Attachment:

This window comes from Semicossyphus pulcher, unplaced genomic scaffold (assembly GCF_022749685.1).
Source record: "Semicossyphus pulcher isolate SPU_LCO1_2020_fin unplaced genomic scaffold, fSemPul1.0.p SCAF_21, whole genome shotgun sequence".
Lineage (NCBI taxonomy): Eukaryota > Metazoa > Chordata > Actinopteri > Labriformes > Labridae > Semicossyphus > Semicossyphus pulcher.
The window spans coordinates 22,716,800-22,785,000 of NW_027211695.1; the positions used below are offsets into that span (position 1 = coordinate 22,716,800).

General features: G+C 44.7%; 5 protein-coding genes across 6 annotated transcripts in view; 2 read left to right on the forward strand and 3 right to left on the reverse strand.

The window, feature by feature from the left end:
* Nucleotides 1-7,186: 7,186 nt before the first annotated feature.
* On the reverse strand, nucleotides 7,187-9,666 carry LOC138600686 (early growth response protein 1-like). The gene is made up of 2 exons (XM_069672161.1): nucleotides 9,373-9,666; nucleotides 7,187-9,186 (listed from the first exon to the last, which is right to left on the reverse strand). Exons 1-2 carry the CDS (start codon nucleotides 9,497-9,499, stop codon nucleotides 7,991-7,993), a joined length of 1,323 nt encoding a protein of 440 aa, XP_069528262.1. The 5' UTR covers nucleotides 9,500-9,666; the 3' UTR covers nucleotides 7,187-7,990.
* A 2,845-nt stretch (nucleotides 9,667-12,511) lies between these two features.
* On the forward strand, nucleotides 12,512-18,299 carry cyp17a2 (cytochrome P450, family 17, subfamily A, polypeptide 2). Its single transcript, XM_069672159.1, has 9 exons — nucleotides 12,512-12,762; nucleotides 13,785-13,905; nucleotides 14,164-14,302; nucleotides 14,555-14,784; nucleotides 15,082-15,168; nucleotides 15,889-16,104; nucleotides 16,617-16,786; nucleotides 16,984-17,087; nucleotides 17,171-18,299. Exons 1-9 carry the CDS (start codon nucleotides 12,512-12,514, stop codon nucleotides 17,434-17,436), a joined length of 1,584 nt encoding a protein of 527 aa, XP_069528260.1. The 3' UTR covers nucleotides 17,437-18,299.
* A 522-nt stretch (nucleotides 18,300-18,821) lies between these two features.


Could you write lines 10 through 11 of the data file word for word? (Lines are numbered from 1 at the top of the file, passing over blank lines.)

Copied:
* On the forward strand, nucleotides 12,512-18,299 carry cyp17a2 (cytochrome P450, family 17, subfamily A, polypeptide 2). Its single transcript, XM_069672159.1, has 9 exons — nucleotides 12,512-12,762; nucleotides 13,785-13,905; nucleotides 14,164-14,302; nucleotides 14,555-14,784; nucleotides 15,082-15,168; nucleotides 15,889-16,104; nucleotides 16,617-16,786; nucleotides 16,984-17,087; nucleotides 17,171-18,299. Exons 1-9 carry the CDS (start codon nucleotides 12,512-12,514, stop codon nucleotides 17,434-17,436), a joined length of 1,584 nt encoding a protein of 527 aa, XP_069528260.1. The 3' UTR covers nucleotides 17,437-18,299.
* A 522-nt stretch (nucleotides 18,300-18,821) lies between these two features.